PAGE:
Figure 2.16. Rubella cataract is the most common ocular finding in infants with congenital rubella and occurs in up to 75% of these infants. Classically, the cataract is nuclear, and the virus can be isolated from the lens for years following birth.
Figure 2.17. Rubella retinitis appears as a salt and pepper retinitis classically and reflects damage to the retinal pigment epithelium. It can be present without any decrease in visual acuity.
Figure 2.19. Toxoplasmosis may cause a large macular chorioretinal scar. This is the most typical lesion of toxoplasmosis infection, but it is indistinguishable clinically from a large macular chorioretinal scar of cytomegalovirus infection.
Figure 2.20. Cytomegalovirus was the cause of this large macular chorioretinal scar. It closely resembles the scar of toxoplasmosis shown in Figure 2.19.
Figure 2.21. Cytomegalovirus may cause a coloboma of the optic nerve. This failure of the fetal fissure to fuse posteriorly may occur in infants with cytomegalovirus infection. When there is ocular involvement in cytomegalovirus infection, there is usually damage to the central nervous system.
Figure 2.22. Cytomegalovirus may cause hypoplasia of the optic nerve. This lack of development of the optic nerve in infants with cytomegalovirus infection may be associated with severe damage to the central nervous system.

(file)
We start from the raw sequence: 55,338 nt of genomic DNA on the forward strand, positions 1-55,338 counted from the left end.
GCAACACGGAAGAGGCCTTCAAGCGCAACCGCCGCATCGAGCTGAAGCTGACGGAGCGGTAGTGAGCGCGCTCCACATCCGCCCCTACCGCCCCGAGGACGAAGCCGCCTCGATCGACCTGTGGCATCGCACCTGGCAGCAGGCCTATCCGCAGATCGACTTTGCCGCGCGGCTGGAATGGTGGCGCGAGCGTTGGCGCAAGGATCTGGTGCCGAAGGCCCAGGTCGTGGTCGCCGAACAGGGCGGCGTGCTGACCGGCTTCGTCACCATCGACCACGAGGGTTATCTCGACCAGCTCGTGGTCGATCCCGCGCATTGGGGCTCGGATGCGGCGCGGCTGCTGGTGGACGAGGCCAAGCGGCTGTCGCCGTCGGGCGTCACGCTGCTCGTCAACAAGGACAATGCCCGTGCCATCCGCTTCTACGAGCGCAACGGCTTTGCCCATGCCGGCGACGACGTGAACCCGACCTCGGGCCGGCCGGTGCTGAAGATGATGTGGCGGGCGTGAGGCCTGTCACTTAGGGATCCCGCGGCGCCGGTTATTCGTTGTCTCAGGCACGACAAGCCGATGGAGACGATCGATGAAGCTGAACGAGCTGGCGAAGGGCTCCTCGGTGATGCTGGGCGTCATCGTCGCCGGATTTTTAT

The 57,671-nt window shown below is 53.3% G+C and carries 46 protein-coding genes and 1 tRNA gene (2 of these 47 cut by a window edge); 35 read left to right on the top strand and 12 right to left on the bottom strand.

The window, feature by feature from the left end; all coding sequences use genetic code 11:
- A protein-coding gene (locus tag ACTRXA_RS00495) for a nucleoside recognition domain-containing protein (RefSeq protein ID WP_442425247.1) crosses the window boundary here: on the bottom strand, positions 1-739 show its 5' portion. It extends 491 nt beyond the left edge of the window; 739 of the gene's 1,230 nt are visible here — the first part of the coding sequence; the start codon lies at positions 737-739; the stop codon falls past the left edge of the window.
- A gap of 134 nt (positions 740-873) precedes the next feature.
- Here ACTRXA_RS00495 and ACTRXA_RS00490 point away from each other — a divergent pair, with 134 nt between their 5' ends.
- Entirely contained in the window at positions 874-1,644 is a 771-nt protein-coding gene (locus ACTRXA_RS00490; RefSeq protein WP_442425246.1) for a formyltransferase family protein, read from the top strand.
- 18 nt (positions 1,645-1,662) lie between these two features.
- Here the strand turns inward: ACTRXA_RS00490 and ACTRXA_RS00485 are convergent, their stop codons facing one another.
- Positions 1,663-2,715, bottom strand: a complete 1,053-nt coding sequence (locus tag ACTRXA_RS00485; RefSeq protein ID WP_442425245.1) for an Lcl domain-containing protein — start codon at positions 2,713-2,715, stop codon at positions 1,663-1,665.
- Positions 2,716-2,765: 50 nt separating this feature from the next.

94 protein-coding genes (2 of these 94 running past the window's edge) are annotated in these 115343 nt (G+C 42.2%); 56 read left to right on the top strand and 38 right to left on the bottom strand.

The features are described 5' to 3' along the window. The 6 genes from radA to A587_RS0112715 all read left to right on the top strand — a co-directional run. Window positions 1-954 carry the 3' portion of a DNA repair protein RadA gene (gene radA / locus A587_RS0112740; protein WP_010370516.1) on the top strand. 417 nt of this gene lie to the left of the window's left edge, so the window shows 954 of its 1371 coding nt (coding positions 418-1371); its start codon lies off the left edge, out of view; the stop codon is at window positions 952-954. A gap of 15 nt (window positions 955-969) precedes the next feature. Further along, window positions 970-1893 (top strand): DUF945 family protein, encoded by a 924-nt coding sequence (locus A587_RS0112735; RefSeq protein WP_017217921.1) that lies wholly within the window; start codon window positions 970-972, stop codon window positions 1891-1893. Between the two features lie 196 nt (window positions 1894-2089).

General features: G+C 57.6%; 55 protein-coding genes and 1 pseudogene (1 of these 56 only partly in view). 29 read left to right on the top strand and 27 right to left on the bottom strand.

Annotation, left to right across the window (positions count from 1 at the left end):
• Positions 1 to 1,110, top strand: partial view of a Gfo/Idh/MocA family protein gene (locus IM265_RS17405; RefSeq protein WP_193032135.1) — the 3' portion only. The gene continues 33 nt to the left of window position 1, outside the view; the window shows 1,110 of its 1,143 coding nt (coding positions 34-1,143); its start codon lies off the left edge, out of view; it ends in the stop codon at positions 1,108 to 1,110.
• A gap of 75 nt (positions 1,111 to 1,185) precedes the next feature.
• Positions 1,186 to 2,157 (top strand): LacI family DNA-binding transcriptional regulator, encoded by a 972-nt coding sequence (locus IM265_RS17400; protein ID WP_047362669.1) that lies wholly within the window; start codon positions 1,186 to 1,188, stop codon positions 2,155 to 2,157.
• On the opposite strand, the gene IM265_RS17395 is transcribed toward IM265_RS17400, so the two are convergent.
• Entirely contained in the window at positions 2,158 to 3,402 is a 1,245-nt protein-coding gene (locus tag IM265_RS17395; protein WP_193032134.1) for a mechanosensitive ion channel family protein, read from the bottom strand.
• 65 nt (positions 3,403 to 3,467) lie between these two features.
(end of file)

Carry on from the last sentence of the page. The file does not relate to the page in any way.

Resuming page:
Figure 2.23. Herpes simplex infection can be devastating not only to the eye but to the central nervous system. Occasionally, a superficial herpetic corneal ulcer with edema, as shown in this figure, can allow rapid diagnosis of herpetic infection with the opportunity to institute systemic therapy immediately.
Figure 2.24. This herpes simplex corneal ulcer with dendrites, shown unstained Figure 2.23, is stained with fluorescein and viewed with a cobalt blue filter. Such a corneal lesion allows early diagnosis. If dierapy is begun immediately, herpes simplex infection does not necessarily correlate with severe central nervous system damage.
Figure 2.25. Herpes simplex can cause a necrotizing chorioretinitis. It usually appears within the first few days following birth as macular or peripheral retinal edema.
Figure 2.26. Herpes simplex necrotizing chorioretinitis usually progresses rapidly and usually correlates with severe central nervous system necrosis. This is the same eye as in Figure 2.25, 4 days later.
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